Tiny Bodies With Tiny Bladders
One pretty obvious reason as to why puppies pee so much is the fact that puppies are equipped with teeny-tiny bladders which can only hold so much. Once a young puppy drinks, the bladder therefore fills very quickly and even a small accumulation of pee will cause the puppy's body to expel it.
Just for sake of comparison, the bladder of a Labrador retriever puppy when full is about the size of a lemon, while the bladder of a Yorkie is about the size of a large grape.
Puppies also have high metabolisms, so it's quite normal for them to form a lot of urine quickly, explains veterinary behaviorist Karen Overall.
This means that puppies will urinate quite a lot! Indeed, it's not unusual for young puppies to urinate as often as every 15 to 20 minutes when they are awake, active and playing.
On top of having teeny bladders, puppies are prone to drinking a whole lot, especially when they are playing and active. The amount they drink increases based on diet (dry food makes puppies more thirsty), temperature and activity level.
Some puppies may drink more if they were deprived from water (e.g. stray puppies on the road) or when the puppies have been competing with their litter mates for water. This form of increased drinking is referred to as "psychogenic polydipsia" and is confirmed after ruling out medical problems.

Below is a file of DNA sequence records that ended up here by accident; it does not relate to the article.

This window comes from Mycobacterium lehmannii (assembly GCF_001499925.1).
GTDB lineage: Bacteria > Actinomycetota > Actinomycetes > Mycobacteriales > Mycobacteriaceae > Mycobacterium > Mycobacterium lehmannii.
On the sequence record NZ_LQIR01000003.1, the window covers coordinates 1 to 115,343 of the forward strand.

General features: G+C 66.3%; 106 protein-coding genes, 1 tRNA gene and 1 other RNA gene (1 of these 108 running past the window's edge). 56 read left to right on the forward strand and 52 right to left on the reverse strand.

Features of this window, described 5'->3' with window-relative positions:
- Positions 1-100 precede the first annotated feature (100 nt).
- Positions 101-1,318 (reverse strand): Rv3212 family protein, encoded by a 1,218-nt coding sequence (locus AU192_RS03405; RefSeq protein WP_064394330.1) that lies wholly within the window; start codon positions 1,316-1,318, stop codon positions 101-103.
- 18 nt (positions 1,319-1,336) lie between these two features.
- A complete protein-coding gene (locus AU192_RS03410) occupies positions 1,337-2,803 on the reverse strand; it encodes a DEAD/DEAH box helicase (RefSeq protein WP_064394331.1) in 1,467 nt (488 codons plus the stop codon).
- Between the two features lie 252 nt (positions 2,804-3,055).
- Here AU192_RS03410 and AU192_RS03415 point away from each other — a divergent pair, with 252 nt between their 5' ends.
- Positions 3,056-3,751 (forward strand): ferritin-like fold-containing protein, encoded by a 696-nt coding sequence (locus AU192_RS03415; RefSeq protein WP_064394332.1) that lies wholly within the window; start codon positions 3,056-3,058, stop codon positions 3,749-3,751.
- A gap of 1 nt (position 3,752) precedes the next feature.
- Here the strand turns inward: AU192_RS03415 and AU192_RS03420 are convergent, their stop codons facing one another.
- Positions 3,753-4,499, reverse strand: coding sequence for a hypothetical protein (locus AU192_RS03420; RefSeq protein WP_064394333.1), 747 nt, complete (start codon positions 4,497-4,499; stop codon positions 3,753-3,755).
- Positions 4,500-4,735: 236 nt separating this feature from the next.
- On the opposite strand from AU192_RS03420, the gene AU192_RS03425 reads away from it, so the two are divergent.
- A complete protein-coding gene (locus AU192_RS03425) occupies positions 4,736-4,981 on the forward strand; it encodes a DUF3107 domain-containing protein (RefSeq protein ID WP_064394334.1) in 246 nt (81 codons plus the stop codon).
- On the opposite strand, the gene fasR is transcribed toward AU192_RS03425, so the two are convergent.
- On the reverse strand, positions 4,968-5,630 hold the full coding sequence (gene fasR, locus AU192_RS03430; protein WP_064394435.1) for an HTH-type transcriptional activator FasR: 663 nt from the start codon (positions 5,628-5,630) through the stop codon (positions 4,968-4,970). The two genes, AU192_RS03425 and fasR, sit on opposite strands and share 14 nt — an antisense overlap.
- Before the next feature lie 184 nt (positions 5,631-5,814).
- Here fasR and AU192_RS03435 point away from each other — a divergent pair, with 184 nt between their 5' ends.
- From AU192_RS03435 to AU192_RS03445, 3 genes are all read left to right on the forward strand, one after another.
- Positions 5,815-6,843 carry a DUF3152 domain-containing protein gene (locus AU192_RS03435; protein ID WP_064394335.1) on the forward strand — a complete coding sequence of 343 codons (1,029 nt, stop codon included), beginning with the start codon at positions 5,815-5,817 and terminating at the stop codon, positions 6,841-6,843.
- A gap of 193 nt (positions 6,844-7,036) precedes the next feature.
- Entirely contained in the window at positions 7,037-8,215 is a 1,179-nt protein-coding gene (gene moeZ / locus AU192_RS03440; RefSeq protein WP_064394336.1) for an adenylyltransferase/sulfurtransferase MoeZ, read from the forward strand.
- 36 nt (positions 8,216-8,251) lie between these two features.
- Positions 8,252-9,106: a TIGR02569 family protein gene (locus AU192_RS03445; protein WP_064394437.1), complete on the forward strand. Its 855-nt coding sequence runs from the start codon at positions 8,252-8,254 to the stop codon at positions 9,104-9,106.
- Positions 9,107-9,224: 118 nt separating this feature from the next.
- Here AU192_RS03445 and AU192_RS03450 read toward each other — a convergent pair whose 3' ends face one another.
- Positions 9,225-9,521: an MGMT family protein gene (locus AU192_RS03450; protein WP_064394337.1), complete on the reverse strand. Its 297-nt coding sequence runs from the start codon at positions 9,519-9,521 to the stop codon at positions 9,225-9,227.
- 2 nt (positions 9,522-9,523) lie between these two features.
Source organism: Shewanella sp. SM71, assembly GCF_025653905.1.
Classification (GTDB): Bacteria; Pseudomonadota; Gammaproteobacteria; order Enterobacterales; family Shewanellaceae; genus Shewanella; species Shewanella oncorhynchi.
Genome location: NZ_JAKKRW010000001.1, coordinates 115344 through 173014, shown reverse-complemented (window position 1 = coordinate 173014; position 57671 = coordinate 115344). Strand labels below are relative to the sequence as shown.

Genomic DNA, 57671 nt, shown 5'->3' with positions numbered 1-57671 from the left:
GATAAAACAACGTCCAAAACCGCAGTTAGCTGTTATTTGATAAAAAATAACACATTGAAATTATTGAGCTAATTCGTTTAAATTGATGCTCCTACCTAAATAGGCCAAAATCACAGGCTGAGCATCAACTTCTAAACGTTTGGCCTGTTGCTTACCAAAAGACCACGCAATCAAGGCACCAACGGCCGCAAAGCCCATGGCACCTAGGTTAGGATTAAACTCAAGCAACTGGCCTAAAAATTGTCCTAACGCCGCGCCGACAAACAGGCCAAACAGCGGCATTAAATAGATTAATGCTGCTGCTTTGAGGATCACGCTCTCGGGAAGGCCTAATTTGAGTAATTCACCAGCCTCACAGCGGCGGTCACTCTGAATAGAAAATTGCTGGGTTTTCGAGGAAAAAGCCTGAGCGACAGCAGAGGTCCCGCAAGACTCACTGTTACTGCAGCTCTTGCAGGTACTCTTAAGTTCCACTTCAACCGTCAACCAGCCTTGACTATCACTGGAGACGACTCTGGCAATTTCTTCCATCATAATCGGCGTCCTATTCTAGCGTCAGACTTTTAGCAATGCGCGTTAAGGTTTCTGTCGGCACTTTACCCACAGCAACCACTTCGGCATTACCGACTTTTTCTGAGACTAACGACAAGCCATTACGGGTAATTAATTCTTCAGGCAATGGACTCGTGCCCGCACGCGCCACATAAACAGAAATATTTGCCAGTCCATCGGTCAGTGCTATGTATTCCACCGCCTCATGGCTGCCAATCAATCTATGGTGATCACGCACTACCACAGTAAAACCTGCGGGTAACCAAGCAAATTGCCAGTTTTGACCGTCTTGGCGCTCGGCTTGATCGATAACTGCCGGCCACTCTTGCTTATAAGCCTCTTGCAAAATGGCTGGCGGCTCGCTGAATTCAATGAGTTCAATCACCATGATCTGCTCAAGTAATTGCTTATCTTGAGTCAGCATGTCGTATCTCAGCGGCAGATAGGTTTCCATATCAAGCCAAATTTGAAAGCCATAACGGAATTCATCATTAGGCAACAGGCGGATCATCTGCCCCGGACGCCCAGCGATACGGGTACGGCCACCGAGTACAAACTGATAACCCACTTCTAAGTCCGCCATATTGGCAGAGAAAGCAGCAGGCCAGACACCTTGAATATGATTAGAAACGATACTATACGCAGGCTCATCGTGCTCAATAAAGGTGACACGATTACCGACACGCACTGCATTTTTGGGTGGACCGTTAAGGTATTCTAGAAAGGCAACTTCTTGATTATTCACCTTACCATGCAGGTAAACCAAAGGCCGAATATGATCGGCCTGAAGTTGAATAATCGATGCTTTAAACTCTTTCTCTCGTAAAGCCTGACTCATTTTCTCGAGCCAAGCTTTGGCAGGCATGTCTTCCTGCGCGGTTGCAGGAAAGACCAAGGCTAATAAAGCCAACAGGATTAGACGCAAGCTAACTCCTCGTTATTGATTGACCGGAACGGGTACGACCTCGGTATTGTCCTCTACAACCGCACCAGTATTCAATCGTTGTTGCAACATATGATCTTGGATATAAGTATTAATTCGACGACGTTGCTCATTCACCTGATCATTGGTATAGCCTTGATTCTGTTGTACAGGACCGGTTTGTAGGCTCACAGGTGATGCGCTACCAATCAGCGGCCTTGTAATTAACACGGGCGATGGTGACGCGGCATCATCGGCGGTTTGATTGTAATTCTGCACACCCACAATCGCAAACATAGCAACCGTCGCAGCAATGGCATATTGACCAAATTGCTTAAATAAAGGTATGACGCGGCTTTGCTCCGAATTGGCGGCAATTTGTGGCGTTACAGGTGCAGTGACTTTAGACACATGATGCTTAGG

A Matter of Underdevelopment
Once a young puppy drinks, even a small accumulation of pee will cause the puppy's body to expel it as a reflex action. Reflex action means that it is not under the puppy's control. In other words, it just flows out without the puppy realizing it.
This occurs because the puppy's brain is not fully developed and reflexively voids when it senses even a small amount of urine accumulation. In other words, puppies fail to receive the "I'm full!" signal to the brain, causing them to just pee straight away without seeking a proper place to potty.
Fortunately, this phase is just temporary. As the puppy matures, and undergoes metabolic changes, and as the nervous system becomes more developed, the brain understands the urge to pee. At some point, the puppy should be able to inform the owner of an urge to pee in advance, possibly by whining or going by the door.
So at what age are puppies in general expected to have better control? Stanley Coren in the book "Born to Bark: My Adventures with an Irrepressible and Unforgettable Dog" claims that full control isn't attained until puppies are 5 to 6 months of age.
Possible Medical Problems
A common cause for increased frequency of peeing in dogs are urinary tract infections. These are known to cause symptoms such as increased urination, licking of privates, pain upon urinating and even blood in urine.
Sometimes, puppies may also develop urinary crystals which may feel as if they are passing little ninja stars through their delicate bladder lining. The symptoms may be similar to those of a urinary tract infection.